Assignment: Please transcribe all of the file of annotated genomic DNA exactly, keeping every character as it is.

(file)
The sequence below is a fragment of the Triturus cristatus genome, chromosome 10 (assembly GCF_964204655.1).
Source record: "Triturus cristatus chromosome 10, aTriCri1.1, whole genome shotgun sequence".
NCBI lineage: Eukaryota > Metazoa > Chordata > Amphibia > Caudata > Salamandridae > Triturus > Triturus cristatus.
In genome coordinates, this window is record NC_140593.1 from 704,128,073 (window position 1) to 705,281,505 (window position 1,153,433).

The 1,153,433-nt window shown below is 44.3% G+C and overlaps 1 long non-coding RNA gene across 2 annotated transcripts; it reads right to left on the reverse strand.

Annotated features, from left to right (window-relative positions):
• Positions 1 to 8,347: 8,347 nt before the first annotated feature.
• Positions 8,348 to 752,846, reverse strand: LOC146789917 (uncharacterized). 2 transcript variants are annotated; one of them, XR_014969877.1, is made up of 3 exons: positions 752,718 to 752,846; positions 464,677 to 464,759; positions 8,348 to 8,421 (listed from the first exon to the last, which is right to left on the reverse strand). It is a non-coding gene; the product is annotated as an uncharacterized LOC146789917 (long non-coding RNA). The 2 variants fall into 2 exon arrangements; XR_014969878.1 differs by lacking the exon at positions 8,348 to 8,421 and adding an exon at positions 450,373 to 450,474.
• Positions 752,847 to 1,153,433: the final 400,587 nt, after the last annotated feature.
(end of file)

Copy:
The sequence below is a fragment of the Triturus cristatus genome, chromosome 10 (assembly GCF_964204655.1).
Source record: "Triturus cristatus chromosome 10, aTriCri1.1, whole genome shotgun sequence".
NCBI lineage: Eukaryota > Metazoa > Chordata > Amphibia > Caudata > Salamandridae > Triturus > Triturus cristatus.
In genome coordinates, this window is record NC_140593.1 from 704,128,073 (window position 1) to 705,281,505 (window position 1,153,433).

The 1,153,433-nt window shown below is 44.3% G+C and overlaps 1 long non-coding RNA gene across 2 annotated transcripts; it reads right to left on the reverse strand.

Annotated features, from left to right (window-relative positions):
• Positions 1 to 8,347: 8,347 nt before the first annotated feature.
• Positions 8,348 to 752,846, reverse strand: LOC146789917 (uncharacterized). 2 transcript variants are annotated; one of them, XR_014969877.1, is made up of 3 exons: positions 752,718 to 752,846; positions 464,677 to 464,759; positions 8,348 to 8,421 (listed from the first exon to the last, which is right to left on the reverse strand). It is a non-coding gene; the product is annotated as an uncharacterized LOC146789917 (long non-coding RNA). The 2 variants fall into 2 exon arrangements; XR_014969878.1 differs by lacking the exon at positions 8,348 to 8,421 and adding an exon at positions 450,373 to 450,474.
• Positions 752,847 to 1,153,433: the final 400,587 nt, after the last annotated feature.